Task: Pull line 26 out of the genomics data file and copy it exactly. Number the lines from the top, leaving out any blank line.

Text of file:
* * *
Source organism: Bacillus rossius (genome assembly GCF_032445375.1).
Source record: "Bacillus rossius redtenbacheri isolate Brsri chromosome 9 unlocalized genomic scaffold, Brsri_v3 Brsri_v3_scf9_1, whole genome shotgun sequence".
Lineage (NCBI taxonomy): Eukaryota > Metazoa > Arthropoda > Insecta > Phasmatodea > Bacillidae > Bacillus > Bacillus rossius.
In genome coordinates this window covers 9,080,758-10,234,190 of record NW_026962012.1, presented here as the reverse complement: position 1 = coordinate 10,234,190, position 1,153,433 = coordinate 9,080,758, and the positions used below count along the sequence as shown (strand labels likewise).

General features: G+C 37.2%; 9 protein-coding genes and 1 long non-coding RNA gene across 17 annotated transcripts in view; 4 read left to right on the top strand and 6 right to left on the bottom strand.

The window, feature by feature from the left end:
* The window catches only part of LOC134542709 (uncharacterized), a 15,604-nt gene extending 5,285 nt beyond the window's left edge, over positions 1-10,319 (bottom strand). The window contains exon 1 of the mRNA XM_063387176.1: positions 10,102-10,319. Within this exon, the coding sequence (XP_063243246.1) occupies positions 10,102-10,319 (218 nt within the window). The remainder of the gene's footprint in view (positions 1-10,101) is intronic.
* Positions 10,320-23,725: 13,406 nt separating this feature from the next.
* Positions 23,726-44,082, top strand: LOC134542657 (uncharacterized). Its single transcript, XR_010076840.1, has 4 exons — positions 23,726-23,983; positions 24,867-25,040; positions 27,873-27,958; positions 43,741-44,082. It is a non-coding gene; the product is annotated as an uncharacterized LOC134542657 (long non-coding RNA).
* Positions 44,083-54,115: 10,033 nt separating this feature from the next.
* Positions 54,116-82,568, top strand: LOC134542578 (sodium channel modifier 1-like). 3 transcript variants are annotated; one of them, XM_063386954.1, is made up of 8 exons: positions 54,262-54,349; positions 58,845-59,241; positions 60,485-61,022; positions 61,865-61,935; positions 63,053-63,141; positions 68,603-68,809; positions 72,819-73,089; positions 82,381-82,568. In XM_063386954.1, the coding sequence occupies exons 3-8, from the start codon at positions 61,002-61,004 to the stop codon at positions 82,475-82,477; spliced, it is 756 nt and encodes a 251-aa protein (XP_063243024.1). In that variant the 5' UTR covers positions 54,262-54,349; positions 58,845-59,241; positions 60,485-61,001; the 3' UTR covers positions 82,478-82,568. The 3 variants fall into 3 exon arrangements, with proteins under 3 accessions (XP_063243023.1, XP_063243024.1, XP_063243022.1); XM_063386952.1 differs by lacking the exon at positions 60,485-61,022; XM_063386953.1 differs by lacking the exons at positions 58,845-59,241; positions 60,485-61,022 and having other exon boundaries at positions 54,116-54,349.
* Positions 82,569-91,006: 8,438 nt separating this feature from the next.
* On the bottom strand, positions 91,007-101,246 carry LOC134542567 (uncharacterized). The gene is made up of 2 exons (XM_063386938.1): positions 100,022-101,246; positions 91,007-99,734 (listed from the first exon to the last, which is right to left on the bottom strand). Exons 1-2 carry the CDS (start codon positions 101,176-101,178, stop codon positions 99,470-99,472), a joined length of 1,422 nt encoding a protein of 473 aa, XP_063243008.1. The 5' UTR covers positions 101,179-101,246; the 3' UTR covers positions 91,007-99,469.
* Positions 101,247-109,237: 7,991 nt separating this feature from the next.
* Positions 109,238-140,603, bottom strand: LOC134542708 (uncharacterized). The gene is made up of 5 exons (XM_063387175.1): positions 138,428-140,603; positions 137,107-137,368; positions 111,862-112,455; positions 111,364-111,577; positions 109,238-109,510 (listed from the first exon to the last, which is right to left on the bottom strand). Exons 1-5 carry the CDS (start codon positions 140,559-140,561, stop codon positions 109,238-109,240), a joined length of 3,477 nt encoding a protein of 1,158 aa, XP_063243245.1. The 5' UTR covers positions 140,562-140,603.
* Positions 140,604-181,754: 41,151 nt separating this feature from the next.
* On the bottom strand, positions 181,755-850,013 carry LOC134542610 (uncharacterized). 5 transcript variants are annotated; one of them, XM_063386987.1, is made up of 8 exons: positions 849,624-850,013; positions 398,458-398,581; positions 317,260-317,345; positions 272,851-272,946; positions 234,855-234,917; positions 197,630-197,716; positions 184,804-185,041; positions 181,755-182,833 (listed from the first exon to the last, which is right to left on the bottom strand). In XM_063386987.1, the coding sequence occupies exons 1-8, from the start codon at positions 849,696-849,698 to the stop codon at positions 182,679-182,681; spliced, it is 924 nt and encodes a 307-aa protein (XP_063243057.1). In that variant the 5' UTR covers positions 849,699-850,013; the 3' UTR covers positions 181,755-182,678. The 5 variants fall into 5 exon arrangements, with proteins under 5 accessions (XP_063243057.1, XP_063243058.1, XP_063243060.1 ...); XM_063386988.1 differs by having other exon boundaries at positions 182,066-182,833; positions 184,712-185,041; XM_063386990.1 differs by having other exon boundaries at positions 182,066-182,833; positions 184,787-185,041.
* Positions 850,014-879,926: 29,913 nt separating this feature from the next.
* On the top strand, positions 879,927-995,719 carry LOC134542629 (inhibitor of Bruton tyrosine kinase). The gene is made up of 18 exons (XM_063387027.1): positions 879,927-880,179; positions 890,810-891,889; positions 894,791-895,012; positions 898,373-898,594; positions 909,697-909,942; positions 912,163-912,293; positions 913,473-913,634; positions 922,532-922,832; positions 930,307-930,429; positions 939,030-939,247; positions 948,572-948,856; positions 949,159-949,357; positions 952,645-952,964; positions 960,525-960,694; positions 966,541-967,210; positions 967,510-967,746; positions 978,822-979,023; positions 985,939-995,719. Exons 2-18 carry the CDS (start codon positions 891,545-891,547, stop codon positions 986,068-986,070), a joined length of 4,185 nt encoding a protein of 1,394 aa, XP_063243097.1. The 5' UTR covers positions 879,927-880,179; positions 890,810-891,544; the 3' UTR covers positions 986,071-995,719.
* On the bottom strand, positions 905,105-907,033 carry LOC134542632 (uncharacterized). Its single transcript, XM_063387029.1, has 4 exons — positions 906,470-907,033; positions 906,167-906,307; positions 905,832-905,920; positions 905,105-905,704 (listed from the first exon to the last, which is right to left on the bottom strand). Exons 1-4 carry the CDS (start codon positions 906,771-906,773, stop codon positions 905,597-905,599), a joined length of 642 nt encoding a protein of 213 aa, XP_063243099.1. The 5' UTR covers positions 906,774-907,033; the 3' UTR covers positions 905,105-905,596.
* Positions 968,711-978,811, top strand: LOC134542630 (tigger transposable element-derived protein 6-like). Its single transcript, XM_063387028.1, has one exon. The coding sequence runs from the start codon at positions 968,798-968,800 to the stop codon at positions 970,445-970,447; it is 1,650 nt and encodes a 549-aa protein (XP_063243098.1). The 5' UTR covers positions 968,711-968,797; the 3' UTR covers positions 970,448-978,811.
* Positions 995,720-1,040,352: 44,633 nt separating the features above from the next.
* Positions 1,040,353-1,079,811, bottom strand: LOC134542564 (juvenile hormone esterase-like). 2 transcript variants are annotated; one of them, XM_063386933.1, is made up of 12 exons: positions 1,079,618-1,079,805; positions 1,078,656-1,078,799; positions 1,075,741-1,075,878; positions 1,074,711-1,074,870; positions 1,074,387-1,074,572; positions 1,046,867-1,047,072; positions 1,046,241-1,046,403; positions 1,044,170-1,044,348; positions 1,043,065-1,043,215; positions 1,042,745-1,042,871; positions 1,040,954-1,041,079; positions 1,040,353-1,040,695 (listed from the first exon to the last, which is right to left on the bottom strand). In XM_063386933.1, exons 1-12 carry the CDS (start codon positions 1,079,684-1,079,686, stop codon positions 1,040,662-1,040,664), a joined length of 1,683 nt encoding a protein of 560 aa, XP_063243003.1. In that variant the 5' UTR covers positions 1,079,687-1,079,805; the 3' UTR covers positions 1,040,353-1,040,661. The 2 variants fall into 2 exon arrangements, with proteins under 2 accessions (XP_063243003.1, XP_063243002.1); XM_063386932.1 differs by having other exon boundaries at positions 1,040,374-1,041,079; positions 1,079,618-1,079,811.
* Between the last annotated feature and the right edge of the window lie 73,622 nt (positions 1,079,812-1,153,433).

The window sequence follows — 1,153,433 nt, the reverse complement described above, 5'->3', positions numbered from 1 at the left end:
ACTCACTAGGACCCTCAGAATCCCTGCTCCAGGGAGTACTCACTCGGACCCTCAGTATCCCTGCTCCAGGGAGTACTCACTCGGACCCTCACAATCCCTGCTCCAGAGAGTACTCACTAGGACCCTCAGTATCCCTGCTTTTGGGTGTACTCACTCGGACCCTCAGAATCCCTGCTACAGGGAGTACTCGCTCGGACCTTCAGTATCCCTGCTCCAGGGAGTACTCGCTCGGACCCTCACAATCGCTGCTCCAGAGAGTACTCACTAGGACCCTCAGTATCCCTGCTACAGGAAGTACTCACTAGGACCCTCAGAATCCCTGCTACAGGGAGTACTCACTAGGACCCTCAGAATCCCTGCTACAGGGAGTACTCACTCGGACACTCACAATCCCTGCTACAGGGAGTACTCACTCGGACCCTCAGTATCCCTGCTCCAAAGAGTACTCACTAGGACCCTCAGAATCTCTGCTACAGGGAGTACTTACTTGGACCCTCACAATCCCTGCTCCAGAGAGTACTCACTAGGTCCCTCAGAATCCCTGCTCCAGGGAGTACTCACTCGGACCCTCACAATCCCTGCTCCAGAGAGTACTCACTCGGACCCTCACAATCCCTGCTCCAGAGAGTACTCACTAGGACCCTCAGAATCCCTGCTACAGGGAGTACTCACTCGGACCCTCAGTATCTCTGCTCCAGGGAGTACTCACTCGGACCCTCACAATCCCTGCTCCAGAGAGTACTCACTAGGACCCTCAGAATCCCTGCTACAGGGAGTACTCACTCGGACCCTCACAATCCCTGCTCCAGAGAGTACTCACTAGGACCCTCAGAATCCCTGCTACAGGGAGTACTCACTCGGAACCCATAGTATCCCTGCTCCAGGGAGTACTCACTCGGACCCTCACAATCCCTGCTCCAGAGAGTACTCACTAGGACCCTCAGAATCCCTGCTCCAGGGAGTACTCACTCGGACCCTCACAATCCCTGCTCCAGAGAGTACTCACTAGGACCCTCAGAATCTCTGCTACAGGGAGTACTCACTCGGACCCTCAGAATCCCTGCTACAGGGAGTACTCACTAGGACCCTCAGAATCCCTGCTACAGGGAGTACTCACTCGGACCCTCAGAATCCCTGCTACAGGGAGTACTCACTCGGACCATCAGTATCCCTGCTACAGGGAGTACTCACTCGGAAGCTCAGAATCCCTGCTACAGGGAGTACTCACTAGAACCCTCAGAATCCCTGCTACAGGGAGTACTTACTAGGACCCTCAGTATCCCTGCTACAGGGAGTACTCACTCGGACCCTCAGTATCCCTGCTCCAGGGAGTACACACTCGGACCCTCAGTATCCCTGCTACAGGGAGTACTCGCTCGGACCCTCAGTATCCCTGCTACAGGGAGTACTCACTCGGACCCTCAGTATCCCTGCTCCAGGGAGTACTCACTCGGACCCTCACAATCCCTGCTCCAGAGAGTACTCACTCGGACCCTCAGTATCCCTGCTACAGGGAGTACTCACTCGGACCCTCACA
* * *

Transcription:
ACTCACTAGGACCCTCAGAATCCCTGCTCCAGGGAGTACTCACTCGGACCCTCAGTATCCCTGCTCCAGGGAGTACTCACTCGGACCCTCACAATCCCTGCTCCAGAGAGTACTCACTAGGACCCTCAGTATCCCTGCTTTTGGGTGTACTCACTCGGACCCTCAGAATCCCTGCTACAGGGAGTACTCGCTCGGACCTTCAGTATCCCTGCTCCAGGGAGTACTCGCTCGGACCCTCACAATCGCTGCTCCAGAGAGTACTCACTAGGACCCTCAGTATCCCTGCTACAGGAAGTACTCACTAGGACCCTCAGAATCCCTGCTACAGGGAGTACTCACTAGGACCCTCAGAATCCCTGCTACAGGGAGTACTCACTCGGACACTCACAATCCCTGCTACAGGGAGTACTCACTCGGACCCTCAGTATCCCTGCTCCAAAGAGTACTCACTAGGACCCTCAGAATCTCTGCTACAGGGAGTACTTACTTGGACCCTCACAATCCCTGCTCCAGAGAGTACTCACTAGGTCCCTCAGAATCCCTGCTCCAGGGAGTACTCACTCGGACCCTCACAATCCCTGCTCCAGAGAGTACTCACTCGGACCCTCACAATCCCTGCTCCAGAGAGTACTCACTAGGACCCTCAGAATCCCTGCTACAGGGAGTACTCACTCGGACCCTCAGTATCTCTGCTCCAGGGAGTACTCACTCGGACCCTCACAATCCCTGCTCCAGAGAGTACTCACTAGGACCCTCAGAATCCCTGCTACAGGGAGTACTCACTCGGACCCTCACAATCCCTGCTCCAGAGAGTACTCACTAGGACCCTCAGAATCCCTGCTACAGGGAGTACTCACTCGGAACCCATAGTATCCCTGCTCCAGGGAGTACTCACTCGGACCCTCACAATCCCTGCTCCAGAGAGTACTCACTAGGACCCTCAGAATCCCTGCTCCAGGGAGTACTCACTCGGACCCTCACAATCCCTGCTCCAGAGAGTACTCACTAGGACCCTCAGAATCTCTGCTACAGGGAGTACTCACTCGGACCCTCAGAATCCCTGCTACAGGGAGTACTCACTAGGACCCTCAGAATCCCTGCTACAGGGAGTACTCACTCGGACCCTCAGAATCCCTGCTACAGGGAGTACTCACTCGGACCATCAGTATCCCTGCTACAGGGAGTACTCACTCGGAAGCTCAGAATCCCTGCTACAGGGAGTACTCACTAGAACCCTCAGAATCCCTGCTACAGGGAGTACTTACTAGGACCCTCAGTATCCCTGCTACAGGGAGTACTCACTCGGACCCTCAGTATCCCTGCTCCAGGGAGTACACACTCGGACCCTCAGTATCCCTGCTACAGGGAGTACTCGCTCGGACCCTCAGTATCCCTGCTACAGGGAGTACTCACTCGGACCCTCAGTATCCCTGCTCCAGGGAGTACTCACTCGGACCCTCACAATCCCTGCTCCAGAGAGTACTCACTCGGACCCTCAGTATCCCTGCTACAGGGAGTACTCACTCGGACCCTCACA